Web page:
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“God does not exist, and everything is wrong”

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The title is a quote from Ted Nelson, one of the “pioneers” we’re focusing on in the first section of the class. I had been going through the 7 that were listed on Professor Lockman’s blog post and briefly reading about them on the Wikipedia. Nelson stood out to me the most, not only for this amazing quote (full quote: “Most people are fools, most authority is malignant, God does not exist, and everything is wrong.“), but also for his contribution to the internet. After reading the somewhat brief Wikipedia article, I wanted to know more about him, so I followed some links in the reference section. Unfortunately, I discovered his homepage was no longer accessible… so I had to mark it as a {{deadlink}} and move on to an interesting Wired article about Nelson.

From both the article and the Wikipedia entry, I gathered that Ted Nelson’s view of hypertext (links) and the internet were very different from what ultimately developed. The term “docuverse” was thrown around when describing his vision, “complicated notions of transferring authorship back to creators and tracking payments as readers hopped along networks of documents” (Kevin Kelly, Wired). The notion of authorship on today’s current World Wide Web can become quite skewed as content is freely shared, copied, and stolen without the system of firm link-backs that Nelson seemed to have thought of.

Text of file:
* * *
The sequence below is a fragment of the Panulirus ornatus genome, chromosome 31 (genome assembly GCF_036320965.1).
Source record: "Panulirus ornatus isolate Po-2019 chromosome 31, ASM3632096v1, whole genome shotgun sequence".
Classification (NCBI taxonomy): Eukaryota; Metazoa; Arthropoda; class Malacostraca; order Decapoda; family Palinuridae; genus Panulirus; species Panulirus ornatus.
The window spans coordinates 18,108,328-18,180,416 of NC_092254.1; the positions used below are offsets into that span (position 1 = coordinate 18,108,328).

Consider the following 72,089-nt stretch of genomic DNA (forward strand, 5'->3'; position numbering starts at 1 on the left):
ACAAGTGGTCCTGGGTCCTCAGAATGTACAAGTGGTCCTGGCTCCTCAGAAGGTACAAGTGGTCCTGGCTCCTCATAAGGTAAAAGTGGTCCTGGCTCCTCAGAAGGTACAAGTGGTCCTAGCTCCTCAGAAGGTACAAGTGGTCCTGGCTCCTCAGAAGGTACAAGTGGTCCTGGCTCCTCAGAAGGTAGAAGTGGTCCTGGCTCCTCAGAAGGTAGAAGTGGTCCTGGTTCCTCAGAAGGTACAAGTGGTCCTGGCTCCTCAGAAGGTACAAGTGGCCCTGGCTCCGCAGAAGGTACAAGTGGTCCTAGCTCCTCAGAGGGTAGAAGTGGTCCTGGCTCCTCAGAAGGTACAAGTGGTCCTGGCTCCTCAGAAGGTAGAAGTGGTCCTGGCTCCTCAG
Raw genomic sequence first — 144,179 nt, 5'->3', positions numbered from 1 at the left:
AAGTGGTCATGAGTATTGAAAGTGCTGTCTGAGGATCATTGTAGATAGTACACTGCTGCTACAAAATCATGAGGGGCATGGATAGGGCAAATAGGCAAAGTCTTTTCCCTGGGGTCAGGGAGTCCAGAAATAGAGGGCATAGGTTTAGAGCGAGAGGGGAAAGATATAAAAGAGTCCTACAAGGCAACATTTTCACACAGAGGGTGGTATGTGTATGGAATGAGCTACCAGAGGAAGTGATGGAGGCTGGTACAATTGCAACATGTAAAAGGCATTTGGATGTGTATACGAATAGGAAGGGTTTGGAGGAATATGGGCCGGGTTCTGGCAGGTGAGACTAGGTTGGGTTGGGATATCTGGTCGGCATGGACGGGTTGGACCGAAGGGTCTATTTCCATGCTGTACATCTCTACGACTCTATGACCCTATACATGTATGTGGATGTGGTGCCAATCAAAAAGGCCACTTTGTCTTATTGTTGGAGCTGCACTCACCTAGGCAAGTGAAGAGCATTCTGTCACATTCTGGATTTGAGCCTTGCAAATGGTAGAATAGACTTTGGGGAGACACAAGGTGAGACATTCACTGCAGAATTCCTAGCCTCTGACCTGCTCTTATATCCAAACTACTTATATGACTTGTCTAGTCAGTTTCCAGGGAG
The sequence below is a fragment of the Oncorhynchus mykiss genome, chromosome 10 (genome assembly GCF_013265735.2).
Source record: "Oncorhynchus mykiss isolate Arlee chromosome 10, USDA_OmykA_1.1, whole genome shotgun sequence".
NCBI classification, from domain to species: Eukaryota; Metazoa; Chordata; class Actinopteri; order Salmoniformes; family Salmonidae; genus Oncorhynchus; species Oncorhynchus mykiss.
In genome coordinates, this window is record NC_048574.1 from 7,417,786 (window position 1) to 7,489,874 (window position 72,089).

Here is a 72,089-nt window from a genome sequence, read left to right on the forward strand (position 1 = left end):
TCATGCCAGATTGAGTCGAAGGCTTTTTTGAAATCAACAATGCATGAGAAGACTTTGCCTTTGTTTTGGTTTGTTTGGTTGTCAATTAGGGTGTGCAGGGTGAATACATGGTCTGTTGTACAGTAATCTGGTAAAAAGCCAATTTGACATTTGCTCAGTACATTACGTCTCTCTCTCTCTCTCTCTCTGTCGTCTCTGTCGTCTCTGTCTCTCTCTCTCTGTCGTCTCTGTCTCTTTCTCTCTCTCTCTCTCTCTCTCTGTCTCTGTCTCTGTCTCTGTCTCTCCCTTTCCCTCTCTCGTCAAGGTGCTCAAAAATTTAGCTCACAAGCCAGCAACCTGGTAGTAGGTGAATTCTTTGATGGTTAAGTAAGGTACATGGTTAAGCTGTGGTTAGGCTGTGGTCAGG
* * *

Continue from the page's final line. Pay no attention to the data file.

I decided to revisit Ted Nelson’s homepage and see if I couldn’t resurrect a dead link. Luckily, Google’s ‘cache’ feature helped me out in looking at the page that used to exist. After reading some of Nelson’s own notes, he seems to be quite an egotistical character. This was greatly evidenced by his footnotes on a quote by Tim Berners-Lee, founder” of the WWW, here (not a dead link). I find some of his comments to Berners-Lee’s quote rather silly, such as footnote 6: “Xanadu” is a registered trademark which I maintain at considerable cost, and I ask all parties to respect this by using the “®” or “(R)” symbol for the first use of the trademark “Xanadu” in each document.” I will have to be sure I write in the symbol if I discuss Xanadu(®!) in a future blog post.

Gotta head to Japanese class now, but I look forward to poking around about Ted Nelson’s contributions more later :)

– Paul

ps- Sorry for lack of image

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